How Nurses Help Save Lives With Vaccines
If you're a nurse who has administered a vaccine, congratulations — you just helped save a life! Vaccines limit the spread of disease and prevent people from contracting debilitating illnesses. They're one of the most cost-effective preventative health strategies we use in modern health care.
Nurses play a key role in vaccine administration beyond giving shots. Find out how nurses save lives by promoting public health and building trust in communities.
Nurses' Role in Vaccines and Patient Education
Nurses are role models for health in the public. According to provision 5 of the Nursing Code of Ethics, nurses must first practice personal wellness to promote public health. Millions of nurses demonstrated this when the COVID-19 vaccine first became available. As nurses stepped forward to become inoculated, they sent a message that the vaccine is safe, effective, and crucial for stopping the spread of the disease.
Shelley Burke, DNP, is a registered nurse and full-time faculty at the University of California Irvine. A nurse with nearly four decades of experience, Burke has spent much of her career educating patients about preventative health strategies, including vaccines.
She says it's up to healthcare professionals to spread quality health information. Nurses can help patients by dispelling myths or misinformation available online.
Burke says nurses should encourage patients to gather vaccine-related information from credible sources like the Centers for Disease Control and Prevention (CDC) and World Health Organization (WHO). These organizations use a process of medical research that's peer-reviewed and approved by subject matter experts.
In addition to quality resources, nurses can provide one-on-one education to patients. Nurses can help patients make informed decisions by providing education on:
- Vaccine efficacy and safety
- Vaccine benefits
- Myths about vaccines
Burke says nurses should "be the voice of healthcare awareness and proactive treatment to minimize the spread of diseases."
How Nurses Provide Public Health Education
To educate patients about public health situations like disease outbreaks, nurses must be kept up to date on health research themselves. They're responsible for educating patients about how diseases behave, like how they spread and attack the body.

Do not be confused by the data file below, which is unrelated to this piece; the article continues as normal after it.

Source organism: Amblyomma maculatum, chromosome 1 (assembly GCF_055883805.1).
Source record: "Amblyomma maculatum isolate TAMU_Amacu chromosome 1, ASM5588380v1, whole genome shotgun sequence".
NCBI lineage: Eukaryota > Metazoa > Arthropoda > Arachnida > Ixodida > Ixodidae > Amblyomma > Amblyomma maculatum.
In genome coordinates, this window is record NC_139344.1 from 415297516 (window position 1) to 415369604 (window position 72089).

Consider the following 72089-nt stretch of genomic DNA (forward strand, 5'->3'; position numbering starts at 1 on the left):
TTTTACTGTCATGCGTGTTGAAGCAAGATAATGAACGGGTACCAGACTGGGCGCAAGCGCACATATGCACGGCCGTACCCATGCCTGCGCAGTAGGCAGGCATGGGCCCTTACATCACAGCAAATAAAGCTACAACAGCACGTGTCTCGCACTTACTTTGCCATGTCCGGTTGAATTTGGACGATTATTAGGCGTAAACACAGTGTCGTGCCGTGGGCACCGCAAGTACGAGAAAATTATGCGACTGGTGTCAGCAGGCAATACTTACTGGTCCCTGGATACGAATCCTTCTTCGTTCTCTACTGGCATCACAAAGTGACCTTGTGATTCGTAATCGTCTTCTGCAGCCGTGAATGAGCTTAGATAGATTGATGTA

Nurses also teach patients how vaccines work and why they're important for stopping the spread of disease.
"By remaining knowledgeable about the importance and process of necessary vaccinations, nurses can educate patients on vaccines' efficacy and safety," Burke says.
Burke encourages nurses to use their authority to promote preventative health and provide vaccine education in:
Addressing Health Misinformation
How many times in recent years have you heard different information about vaccines? With constantly changing news and conflicting information available online, it's no wonder the public has reservations about getting vaccinated.
A 2020 study conducted in the United States sought to determine the root of health misinformation. Experts considered psychological factors that could lead to the spread of false information online. The study looked at emotional factors like confirmation bias, which is when someone searches a topic until their theory is proven correct.
The study found a pattern that leads to healthcare mistrust. When individuals are repeatedly exposed to conflicting information, they begin to believe quality sources are not credible. This can lead to behavior changes like not seeking healthcare or making unsafe decisions.
Health mistrust causes poor provider-patient relationships and can make people sick. Nurses must recognize knowledge gaps in the public and use their authority to keep patients healthy. Misinformation and mistrust has been even more prevalent since the COVID-19 pandemic.
"With their dual roles as educators and care providers, nurses have the unique advantage of influencing healthcare education that can lead to informed decision-making," Burke says.
The Roots of Vaccine Hesitation
The WHO defines vaccine hesitancy as "the reluctance or refusal to vaccinate despite the availability of vaccines."
The spread of false health information online is largely to blame for vaccine hesitancy. With the spread of conspiracy theories and inaccurate scientific facts, it's impossible to control the information people share with one another.
"Hesitancy surrounding vaccines comes from not fully understanding their use and, in other cases, skepticism of the healthcare system," Burke says.
Healthcare skepticism existed long before the days of the internet or COVID-19. Researchers attribute the Tuskegee Syphilis Study to healthcare mistrust dating back to the 1930s.
In this 40-year-long government study, African American men in Alabama were intentionally denied treatment for syphilis so that researchers could study its natural progression. Participants died under the impression they were receiving treatment.
Burke discusses the lasting implications of unethical medical practices.
"That study and other atrocious healthcare practices towards African Americans remain a concern and a hesitancy to believe in some health treatment, such as vaccines," she says.